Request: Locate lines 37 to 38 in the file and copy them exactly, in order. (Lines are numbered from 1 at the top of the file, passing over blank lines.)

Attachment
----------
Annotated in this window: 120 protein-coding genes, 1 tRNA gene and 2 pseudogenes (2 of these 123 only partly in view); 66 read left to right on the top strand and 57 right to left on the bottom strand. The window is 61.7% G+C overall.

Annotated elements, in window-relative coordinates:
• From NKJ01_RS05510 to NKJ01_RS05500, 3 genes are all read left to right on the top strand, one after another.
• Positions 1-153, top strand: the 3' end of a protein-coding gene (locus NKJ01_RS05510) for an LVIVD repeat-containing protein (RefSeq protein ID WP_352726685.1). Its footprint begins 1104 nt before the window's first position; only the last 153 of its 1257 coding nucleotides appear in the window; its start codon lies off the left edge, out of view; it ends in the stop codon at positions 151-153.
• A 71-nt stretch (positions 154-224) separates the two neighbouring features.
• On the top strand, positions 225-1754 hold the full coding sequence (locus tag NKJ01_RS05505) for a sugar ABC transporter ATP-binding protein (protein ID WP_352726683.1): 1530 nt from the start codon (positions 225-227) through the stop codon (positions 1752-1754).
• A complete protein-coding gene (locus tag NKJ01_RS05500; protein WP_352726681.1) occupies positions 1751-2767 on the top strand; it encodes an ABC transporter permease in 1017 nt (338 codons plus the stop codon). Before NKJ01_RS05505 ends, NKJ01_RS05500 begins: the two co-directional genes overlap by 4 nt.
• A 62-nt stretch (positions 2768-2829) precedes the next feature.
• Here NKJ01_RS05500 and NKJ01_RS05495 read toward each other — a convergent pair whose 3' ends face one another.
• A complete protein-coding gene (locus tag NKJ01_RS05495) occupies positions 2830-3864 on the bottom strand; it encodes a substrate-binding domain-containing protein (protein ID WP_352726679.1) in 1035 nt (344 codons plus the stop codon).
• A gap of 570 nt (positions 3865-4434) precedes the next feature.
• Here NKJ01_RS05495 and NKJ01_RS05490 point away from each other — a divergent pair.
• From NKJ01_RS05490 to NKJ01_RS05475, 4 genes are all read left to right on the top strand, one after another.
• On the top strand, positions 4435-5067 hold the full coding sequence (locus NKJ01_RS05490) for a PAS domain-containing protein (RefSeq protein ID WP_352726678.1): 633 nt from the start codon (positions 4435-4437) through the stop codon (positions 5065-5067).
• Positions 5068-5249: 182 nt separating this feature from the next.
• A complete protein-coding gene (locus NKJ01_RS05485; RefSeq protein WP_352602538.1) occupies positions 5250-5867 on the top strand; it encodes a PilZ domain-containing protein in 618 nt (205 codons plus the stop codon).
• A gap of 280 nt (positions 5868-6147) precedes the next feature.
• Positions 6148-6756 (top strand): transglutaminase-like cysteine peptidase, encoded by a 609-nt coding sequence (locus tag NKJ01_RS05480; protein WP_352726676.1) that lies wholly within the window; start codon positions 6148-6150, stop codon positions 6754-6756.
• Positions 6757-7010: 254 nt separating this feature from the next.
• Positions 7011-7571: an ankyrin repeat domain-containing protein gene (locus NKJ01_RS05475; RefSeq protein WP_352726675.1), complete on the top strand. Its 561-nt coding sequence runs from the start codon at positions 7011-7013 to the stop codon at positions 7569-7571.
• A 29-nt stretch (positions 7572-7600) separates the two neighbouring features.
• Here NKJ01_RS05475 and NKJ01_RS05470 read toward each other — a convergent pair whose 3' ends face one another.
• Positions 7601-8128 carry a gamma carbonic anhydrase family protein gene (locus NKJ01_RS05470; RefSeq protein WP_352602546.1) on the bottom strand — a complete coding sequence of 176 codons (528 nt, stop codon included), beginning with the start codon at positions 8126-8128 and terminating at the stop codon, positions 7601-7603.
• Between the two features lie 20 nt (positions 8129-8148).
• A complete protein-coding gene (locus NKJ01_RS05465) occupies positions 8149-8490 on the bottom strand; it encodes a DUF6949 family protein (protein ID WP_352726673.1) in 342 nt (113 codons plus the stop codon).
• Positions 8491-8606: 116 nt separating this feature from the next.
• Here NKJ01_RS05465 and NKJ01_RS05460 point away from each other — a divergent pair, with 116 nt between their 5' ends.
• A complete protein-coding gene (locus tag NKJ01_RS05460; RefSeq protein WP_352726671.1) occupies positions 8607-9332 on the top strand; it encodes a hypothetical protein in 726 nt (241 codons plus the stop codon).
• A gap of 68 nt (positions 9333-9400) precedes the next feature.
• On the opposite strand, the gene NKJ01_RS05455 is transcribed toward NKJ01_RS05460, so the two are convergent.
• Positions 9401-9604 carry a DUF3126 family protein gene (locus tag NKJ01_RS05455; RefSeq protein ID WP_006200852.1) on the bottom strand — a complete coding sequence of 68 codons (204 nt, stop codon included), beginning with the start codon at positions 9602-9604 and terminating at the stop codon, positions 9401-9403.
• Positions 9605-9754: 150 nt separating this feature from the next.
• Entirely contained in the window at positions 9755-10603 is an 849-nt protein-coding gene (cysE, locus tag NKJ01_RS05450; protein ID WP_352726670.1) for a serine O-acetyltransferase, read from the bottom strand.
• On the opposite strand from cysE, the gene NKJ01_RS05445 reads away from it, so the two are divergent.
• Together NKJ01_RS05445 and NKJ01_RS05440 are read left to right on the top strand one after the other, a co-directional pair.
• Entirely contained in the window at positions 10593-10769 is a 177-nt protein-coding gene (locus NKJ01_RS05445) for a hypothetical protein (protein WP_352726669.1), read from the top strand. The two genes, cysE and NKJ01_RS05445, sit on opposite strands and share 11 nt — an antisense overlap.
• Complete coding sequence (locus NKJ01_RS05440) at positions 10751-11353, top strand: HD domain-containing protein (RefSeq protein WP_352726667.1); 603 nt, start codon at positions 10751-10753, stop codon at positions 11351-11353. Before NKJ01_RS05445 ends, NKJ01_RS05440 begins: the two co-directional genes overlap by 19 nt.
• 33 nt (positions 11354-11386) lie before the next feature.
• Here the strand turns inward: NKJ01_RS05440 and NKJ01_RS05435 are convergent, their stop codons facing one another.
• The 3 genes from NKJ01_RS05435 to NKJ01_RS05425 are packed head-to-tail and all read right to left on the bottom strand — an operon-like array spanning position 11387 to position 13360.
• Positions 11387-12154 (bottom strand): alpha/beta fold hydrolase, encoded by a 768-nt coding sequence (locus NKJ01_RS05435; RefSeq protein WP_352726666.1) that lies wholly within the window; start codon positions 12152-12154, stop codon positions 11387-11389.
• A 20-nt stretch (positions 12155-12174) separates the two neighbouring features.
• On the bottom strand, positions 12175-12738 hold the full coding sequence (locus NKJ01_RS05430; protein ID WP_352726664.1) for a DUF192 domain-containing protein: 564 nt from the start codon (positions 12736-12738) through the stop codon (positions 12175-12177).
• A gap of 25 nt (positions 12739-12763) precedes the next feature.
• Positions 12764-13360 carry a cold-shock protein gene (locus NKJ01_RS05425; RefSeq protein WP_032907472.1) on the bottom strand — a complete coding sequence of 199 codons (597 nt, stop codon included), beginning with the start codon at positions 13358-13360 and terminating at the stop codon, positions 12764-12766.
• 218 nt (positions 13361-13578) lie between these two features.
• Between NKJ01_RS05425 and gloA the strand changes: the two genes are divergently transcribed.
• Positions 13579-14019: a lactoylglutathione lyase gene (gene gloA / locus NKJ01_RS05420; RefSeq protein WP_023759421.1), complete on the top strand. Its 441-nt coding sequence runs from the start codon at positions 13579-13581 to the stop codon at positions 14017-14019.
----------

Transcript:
• Complete coding sequence (locus NKJ01_RS05440) at positions 10751-11353, top strand: HD domain-containing protein (RefSeq protein WP_352726667.1); 603 nt, start codon at positions 10751-10753, stop codon at positions 11351-11353. Before NKJ01_RS05445 ends, NKJ01_RS05440 begins: the two co-directional genes overlap by 19 nt.
• 33 nt (positions 11354-11386) lie before the next feature.